« The World's Shortest Camera Review: The Sigma DP2 | Main | An Aerial for Your Portfolio »

Tuesday, 14 July 2009


Feed You can follow this conversation by subscribing to the comment feed for this post.

I like that.

dear Mike et al.,

In addition to this aerial photographer, may I recommend the work of William Garnet. I have a copy of his book and he was (and perhaps still is?) an exceptional photographer with an eye for the abstract. His sand dunes are sensual, the ice on a lake bed could be a small town, a farmer's random plow patterns a painting by Miro...




Addendum to my last post: I have found a link on Amazon for William Garnett's book:

And here is a short obituary from the New York Times:



Wonderful article! For me this underscores the value of being well disciplined in one's approach. It feels like so many photographic "artists" leave far too much to chance, so they can, perhaps, "get in the flow" and be more "arty". Some of the finest work (in all art disciplines) were planned with clear forethought as to the desired/required outcome.

Ahhh, aerial photos. I've always had a 'thing' about them. Yes Garnet was one of the masters, however John S Shelton remains one of my all time top guys, see his 'Geology Illustrated', poor printing but now and again someone will put one of his images well printed in a magazine, he was a teacher and took aerial shots for his class. For sheer quality Brad Washburn remains unbeatable, his technique and eye combined to great effect.

Tip from someone who has done this all of once: do not ask the pilot to fly as low as he can if you only have one pass. I was looking up at telephone poles.

Very impressive work, and a good explanation of the how. His "Heartland" photos are great. That part of Kansas, Flint Hills, is really beautiful. (I have family near Wamego)

Like Hikari, the hour I spent shooting out the window of a small plane, didn't lead to cleaning the plane, but I do have an aversion to small planes. At least I got paid for it.

We do aerial photography a couple of times since we do mapping of geologic features. It's really hard work peeking through a K10D viewfinder placed on the floor of the plane (a nomad military plane) at 7500 feet for 90kms one-way. We also had to sync the shots manually to obtain stereo photos. The worst is when a tail wind shakes the small 7-sear plane up-down and sideways!

"It also emphasizes the importance of capturing moments (even from the air) by studiously predicting when they are going to happen."

This is a terrific tip for photography in general. Predict. Do not rely on your burst mode to pull you out of a tight spot.

I tried aerial photography once and the scum of our pilot in a little Cessna didn't want to open the window behind him. He could have, but he didn't want to. So all the photos came out blurry from the scratched Persplex. Some of them can serve as "art", though. :-)

In his favour, that was the smoothest landing I've experienced. And on a lumpish meadow at that. Better than a commercial jet on flat tarmac.

Brad Washburn was the guest speaker at the Randolph Mountain Club annual meeting shortly after one of his last books was published. One of the questions in the Q&A concerned his technique. As Brad said, "Pretty simple, I leave the lens wide-open in order to get the highest possible shutter speed." Much of his aerial work involved using a Fairchild aerial camera which was about as big as he was.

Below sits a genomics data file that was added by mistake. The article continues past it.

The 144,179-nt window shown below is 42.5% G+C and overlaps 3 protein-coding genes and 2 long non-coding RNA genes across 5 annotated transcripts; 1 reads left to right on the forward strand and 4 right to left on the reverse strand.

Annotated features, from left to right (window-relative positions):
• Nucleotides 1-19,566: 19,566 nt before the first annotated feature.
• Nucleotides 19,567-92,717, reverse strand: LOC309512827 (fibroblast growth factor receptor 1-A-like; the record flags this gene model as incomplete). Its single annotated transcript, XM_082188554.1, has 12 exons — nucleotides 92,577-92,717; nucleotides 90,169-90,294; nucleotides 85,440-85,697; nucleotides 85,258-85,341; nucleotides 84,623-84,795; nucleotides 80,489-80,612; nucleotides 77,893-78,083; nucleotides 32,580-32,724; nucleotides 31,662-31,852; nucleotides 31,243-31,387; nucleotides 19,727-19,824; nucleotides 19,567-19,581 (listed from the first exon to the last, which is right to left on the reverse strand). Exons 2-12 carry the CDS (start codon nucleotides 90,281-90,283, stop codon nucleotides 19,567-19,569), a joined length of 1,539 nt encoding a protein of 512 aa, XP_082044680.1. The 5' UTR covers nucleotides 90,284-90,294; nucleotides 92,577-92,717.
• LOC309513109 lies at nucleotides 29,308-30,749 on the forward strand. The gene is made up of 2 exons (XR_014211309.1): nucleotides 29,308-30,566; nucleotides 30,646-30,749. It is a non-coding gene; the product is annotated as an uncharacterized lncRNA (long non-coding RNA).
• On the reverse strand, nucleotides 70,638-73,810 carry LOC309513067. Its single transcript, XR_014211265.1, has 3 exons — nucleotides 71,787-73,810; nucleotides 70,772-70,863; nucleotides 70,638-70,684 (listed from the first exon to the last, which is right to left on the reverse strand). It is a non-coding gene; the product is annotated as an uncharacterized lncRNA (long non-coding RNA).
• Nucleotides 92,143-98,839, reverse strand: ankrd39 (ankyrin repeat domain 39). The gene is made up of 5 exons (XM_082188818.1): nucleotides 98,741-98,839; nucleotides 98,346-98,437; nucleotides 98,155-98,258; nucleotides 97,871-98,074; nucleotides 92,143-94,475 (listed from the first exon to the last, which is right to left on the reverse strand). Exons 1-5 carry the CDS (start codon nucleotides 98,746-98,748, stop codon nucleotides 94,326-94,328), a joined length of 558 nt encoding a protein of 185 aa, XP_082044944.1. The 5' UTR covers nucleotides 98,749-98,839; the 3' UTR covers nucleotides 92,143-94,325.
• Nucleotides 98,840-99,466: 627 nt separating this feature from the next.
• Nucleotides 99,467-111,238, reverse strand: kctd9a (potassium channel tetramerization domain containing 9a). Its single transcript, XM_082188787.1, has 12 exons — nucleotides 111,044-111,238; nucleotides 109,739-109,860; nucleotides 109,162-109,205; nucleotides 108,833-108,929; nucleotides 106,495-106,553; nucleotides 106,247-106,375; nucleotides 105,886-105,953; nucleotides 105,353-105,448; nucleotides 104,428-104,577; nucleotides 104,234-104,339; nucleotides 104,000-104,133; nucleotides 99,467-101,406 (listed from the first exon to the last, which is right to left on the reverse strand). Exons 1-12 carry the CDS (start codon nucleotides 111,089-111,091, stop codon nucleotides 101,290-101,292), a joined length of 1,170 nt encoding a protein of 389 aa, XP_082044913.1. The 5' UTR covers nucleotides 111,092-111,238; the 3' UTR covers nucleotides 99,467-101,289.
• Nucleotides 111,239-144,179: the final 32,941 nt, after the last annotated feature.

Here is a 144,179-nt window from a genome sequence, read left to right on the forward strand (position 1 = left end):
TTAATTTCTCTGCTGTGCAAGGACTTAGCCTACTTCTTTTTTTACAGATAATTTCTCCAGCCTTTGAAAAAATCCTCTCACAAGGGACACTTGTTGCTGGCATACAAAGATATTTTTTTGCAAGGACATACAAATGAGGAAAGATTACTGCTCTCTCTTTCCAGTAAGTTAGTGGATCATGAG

Growing up in rural Indiana we more than once had a pilot/photographer come by the house selling aerial photos of our house, barn, and other out buildings. Sometimes when they showed up you'd remember a couple of weeks back a light plane circling the house and then moving on to the next farm down the road. The proofs were always B&W and the finished photo, usually anywhere from 8X10 to 16X20 was hand colored. You got real nice green grass in the yard that way. Fall scenes with all the colored leaves on the trees were popular too. These guys just shot the photos on speculation hoping owners would buy a nice enlargement. Many of them did, you saw a lot of these aerials when you would visit friends and relatives around the county.

Oh two other things,

If anyone offers you a hot air balloon ride, take it because there is no better platform for taking photos straight down, and check out what the Kite Arial Photography people are doing.

Aerial photography...with a pilot. How old-school quaint. See this video in PDN.

Seriously, though, Jim's is beautiful work. His blog piece may even understate the complexity and effort that go into capturing even a single successful image, based on what I've seen of such work.

Renowned photographer, and friend, Terry Evans has been using aerial photography to document man's impact on the prairie landscape, and the Chicago area's expansion, since 1978 using mainly medium format film cameras. This slight-sized grandma dynamo has probably logged more air hours than an Air Force pilot. (She's now working on documenting the remaining steelworks in Indiana.)

Would you go to this extreme to keep your aerial photo business afloat ?


If you find yourself hooked on aerial photography and don't mind shooting film, then check out some of Peter Gowland's specialized aerial cameras, especially his 8 lb. 8x10 creation (about halfway down the page):


The comments to this entry are closed.



Blog powered by Typepad
Member since 06/2007